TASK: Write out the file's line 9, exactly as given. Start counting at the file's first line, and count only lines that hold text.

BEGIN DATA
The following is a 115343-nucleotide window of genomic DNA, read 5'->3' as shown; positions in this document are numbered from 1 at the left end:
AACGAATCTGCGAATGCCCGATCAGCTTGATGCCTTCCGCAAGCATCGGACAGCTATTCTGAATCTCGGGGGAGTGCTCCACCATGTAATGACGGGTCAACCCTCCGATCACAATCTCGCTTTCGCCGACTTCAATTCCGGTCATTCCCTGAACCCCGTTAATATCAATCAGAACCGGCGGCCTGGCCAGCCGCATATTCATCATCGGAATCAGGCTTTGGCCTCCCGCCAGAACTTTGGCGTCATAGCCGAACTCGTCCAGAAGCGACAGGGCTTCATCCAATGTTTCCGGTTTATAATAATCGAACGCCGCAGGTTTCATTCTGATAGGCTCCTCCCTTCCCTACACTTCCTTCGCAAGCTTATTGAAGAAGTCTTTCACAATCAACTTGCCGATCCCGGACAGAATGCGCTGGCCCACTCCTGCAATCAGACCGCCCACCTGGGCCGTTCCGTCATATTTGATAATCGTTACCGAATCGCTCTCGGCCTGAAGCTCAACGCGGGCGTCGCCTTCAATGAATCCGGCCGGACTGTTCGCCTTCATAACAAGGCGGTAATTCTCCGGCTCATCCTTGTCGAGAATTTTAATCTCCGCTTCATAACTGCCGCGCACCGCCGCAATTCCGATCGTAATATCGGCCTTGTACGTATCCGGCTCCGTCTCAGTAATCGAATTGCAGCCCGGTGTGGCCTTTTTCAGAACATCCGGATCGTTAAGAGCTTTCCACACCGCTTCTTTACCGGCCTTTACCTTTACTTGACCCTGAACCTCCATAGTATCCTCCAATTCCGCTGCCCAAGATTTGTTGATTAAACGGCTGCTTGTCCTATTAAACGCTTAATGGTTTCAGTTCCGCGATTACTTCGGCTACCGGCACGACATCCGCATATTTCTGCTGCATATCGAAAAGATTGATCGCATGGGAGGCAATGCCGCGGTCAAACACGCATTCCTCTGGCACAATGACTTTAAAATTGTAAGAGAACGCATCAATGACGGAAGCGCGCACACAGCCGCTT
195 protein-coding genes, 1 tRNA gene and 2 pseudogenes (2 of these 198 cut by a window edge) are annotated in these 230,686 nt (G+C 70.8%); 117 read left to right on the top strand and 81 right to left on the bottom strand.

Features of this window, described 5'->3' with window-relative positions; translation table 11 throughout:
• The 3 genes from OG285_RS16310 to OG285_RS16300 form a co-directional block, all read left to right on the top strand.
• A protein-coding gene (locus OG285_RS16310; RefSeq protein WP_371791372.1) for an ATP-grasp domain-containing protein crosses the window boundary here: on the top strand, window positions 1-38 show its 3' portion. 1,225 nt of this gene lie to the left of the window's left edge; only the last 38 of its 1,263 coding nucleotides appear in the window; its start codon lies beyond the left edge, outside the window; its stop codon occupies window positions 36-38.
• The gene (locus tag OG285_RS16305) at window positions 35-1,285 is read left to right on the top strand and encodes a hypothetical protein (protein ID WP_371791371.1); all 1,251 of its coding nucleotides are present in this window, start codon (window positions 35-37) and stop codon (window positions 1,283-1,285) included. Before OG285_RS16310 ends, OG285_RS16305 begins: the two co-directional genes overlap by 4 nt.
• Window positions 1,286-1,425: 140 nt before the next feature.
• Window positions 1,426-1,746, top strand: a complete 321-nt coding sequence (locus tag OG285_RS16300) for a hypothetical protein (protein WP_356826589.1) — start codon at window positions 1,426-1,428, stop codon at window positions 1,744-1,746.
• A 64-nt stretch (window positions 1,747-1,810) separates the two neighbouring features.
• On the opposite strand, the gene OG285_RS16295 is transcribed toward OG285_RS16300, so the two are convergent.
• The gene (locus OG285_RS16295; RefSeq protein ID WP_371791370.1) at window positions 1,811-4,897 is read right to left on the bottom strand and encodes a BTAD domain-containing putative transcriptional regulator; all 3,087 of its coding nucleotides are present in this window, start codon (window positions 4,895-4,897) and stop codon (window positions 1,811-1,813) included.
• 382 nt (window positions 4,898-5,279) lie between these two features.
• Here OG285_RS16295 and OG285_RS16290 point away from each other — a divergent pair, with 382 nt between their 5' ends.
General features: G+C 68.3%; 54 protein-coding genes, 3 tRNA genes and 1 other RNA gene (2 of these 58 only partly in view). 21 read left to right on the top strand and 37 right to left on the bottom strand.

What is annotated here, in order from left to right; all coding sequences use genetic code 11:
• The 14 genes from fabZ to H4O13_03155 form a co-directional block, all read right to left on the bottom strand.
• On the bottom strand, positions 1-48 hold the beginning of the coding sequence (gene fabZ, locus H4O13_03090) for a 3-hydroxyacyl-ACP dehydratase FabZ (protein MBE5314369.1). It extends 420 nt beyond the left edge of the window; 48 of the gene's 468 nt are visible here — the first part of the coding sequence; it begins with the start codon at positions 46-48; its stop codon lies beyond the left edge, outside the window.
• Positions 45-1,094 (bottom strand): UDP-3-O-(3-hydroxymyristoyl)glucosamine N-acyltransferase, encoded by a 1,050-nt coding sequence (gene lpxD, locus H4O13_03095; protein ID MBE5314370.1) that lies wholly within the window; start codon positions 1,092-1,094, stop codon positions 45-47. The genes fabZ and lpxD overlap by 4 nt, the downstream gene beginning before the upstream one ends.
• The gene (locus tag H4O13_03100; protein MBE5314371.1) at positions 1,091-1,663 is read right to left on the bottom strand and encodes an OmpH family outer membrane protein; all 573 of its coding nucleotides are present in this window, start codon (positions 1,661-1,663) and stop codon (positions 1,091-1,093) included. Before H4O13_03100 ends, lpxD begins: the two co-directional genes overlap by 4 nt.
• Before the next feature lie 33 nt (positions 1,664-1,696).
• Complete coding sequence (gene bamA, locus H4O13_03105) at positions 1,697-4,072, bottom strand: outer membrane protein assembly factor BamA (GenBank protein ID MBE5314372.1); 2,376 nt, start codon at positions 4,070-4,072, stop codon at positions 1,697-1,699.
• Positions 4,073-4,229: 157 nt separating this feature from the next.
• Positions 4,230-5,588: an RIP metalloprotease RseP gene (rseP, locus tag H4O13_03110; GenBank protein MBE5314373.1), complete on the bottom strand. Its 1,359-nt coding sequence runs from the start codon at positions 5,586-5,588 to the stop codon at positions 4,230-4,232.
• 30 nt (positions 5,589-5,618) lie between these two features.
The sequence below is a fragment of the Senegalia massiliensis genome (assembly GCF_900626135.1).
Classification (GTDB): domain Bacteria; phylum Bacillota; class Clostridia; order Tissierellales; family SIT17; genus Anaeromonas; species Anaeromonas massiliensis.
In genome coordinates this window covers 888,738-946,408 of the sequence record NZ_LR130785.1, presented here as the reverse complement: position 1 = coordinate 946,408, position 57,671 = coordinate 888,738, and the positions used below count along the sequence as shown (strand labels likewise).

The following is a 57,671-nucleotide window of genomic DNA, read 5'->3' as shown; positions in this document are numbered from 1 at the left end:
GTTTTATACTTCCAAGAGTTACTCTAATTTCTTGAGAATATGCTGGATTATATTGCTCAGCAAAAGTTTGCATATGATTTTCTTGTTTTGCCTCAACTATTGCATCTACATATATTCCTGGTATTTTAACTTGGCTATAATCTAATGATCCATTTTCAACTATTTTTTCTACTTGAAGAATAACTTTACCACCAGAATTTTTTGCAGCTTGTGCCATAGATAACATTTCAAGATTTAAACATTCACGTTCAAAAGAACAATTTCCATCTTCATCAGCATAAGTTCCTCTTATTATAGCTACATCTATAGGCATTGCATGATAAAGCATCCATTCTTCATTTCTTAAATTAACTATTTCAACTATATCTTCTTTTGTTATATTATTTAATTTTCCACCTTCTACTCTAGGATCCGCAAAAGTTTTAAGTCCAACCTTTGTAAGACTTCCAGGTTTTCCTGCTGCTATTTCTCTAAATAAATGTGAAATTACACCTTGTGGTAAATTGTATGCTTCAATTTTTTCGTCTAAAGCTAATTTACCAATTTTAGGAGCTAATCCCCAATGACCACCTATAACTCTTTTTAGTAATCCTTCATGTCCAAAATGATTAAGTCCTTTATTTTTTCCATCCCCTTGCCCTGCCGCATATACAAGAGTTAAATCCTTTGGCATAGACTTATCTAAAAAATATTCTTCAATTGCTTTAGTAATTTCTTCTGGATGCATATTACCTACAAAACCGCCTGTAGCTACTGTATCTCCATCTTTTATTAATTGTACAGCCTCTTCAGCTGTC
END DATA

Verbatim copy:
• Window positions 1,426-1,746, top strand: a complete 321-nt coding sequence (locus tag OG285_RS16300) for a hypothetical protein (protein WP_356826589.1) — start codon at window positions 1,426-1,428, stop codon at window positions 1,744-1,746.